24-year-old Gambian climate activist Fatou Jeng is passionate about tackling the problems born of Climate change in The Gambia. Like Fatou Jeng, founder of the environmental organization Clean Earth Gambia, young people from the Global South are pushing for participation in the COP26 UN climate summit in Glasgow. That’s because representation in these negotiations, which are crucial for young people, seems to be shrinking.
Covid-19 has contributed to the delay in climate negotiations, and the global impact of the pandemic is hitting the most vulnerable countries and people the hardest. In addition, unequal access to vaccines slows down effective climate action and reflects the imbalance in achieving climate justice.
In The Gambia, the corona pandemic has forced the Gambian government to make a further move away from environmental protection. Instead, in the crisis, it wants to create new jobs in the industry with the help of foreign investors.
“We have a progressive climate protection policy, better than the West, but we are lagging behind in terms of implementation,” says Jeng. When it comes down to it, the government usually has other priorities. For example, it wants to develop oil fields off the coast to make itself independent of imports.
The UK government, as host of COP26, has pledged to provide Covid-19 vaccines to participants and delegates. However, skepticism is excellent, especially among participants from the global South, which is suffering most from the climate crisis. Moreover, given the cost of quarantine and other expenses, it is uncertain how inclusive COP26 will be.
The big question is: what steps would leaders take to combat climate change if young people were excluded from the consultations?
Even during the climate negotiations under “normal” circumstances, the Global South participants, particularly civil society organizations, young people, and women, had problems financing their participation in the climate negotiations. With the pandemic, things could get even worse. The question of how the UK government will ensure the involvement of the most affected countries in the climate negotiations remains unanswered.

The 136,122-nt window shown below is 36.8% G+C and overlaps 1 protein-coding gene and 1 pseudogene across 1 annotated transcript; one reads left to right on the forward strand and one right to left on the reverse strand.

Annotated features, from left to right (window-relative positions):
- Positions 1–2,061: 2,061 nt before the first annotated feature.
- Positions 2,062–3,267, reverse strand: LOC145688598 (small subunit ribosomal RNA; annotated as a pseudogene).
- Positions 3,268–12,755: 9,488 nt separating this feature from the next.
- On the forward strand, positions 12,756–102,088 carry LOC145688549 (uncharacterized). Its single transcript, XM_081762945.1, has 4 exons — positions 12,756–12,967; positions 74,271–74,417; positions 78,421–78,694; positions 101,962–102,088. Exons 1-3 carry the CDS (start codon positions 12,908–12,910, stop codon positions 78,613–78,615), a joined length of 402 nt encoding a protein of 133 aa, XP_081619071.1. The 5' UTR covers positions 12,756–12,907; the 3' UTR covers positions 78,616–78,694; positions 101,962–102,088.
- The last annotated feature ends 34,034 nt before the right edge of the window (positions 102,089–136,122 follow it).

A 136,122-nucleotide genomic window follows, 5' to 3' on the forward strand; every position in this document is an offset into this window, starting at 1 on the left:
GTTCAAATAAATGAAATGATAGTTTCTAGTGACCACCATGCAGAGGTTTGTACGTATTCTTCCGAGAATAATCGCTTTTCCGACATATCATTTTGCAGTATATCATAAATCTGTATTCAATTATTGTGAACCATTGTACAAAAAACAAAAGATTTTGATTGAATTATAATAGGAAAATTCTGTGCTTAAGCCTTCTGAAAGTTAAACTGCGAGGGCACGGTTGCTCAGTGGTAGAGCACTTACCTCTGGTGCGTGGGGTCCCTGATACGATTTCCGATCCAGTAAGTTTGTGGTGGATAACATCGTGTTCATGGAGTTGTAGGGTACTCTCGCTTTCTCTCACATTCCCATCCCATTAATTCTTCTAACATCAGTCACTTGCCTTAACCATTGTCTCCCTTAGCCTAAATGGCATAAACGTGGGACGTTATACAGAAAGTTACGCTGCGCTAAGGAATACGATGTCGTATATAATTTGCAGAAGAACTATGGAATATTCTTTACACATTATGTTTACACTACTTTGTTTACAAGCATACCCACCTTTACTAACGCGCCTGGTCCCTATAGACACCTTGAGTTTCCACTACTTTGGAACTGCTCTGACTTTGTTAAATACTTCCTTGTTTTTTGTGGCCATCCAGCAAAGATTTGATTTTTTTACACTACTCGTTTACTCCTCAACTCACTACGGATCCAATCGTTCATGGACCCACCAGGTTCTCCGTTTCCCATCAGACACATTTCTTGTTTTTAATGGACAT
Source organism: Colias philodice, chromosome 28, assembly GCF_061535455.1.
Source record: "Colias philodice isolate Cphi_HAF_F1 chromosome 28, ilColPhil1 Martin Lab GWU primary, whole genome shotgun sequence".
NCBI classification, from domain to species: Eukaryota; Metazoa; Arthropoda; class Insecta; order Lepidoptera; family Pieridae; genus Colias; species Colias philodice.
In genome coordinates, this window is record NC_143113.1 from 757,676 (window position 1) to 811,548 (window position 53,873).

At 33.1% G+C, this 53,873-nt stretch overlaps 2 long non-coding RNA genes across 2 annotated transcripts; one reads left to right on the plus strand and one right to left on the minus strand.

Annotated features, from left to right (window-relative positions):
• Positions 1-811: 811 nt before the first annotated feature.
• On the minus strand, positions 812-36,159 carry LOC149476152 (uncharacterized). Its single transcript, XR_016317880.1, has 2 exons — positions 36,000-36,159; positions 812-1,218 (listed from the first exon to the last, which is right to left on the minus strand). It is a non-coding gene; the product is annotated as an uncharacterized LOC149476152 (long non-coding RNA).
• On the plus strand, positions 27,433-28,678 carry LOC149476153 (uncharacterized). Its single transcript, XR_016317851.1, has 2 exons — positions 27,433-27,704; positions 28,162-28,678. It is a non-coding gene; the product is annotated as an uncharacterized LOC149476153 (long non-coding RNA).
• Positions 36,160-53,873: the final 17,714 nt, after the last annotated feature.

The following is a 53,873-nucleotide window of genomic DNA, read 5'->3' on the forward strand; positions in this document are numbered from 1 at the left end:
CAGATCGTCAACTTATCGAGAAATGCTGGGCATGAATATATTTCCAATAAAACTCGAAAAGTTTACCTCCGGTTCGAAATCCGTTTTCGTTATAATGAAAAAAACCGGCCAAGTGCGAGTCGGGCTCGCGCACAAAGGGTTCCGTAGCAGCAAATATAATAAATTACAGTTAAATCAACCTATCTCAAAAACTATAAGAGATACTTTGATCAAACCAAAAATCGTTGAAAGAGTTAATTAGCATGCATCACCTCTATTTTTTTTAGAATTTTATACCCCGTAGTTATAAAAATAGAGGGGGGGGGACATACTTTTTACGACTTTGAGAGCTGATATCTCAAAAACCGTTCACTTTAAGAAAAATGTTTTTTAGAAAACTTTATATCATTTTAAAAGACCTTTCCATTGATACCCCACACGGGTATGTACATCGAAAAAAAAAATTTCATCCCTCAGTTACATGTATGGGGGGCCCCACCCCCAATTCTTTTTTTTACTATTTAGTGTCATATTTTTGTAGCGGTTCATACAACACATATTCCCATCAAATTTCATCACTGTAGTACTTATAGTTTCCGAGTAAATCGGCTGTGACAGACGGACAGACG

In addition, moving the COP26 negotiations to the virtual realm poses significant challenges for delegates from the Global South, such as internet connection problems, limited infrastructure, and differences in the time zone that make it challenging to participate. But suppose the effective participation of the Global South in the climate negotiations is not guaranteed. In that case, this also means a delay in climate action in the face of an accelerating climate crisis.
In an interview, Zimbabwean climate activist Elizabeth Gulugulu of the African Youth Initiative on Climate Change raised concerns about accreditation, funding for participation, and visa procedures. She said that “the difficulties of young people from the Global South in becoming accredited could limit their participation in COP26, as governments do not accredit youth and the COP26 presidency has reduced the number of party and observer badges, making things very complicated.”
Young people are not only there to promote “commitments” or “pledges” from governments for more climate protection. In various COP meetings, they have observed and documented the negotiations, analyzed political strategies, and raised awareness of the climate crisis with creative actions. In addition, they have contributed with training, building competencies, and organized important “side events” at the COP.
Whatever is used to justify excluding young people from the COP is irrelevant because that would not lead to a good result. Yvo de Boer, former Secretary-General of the Secretariat of the United Nations Framework Convention on Climate Change (UNFCC), put it this way after COP15 in Copenhagen: At the meetings of the UNFCC, an “inclusive and pragmatic way forward must be found to respond effectively to climate change and secure the livelihoods of future generations“.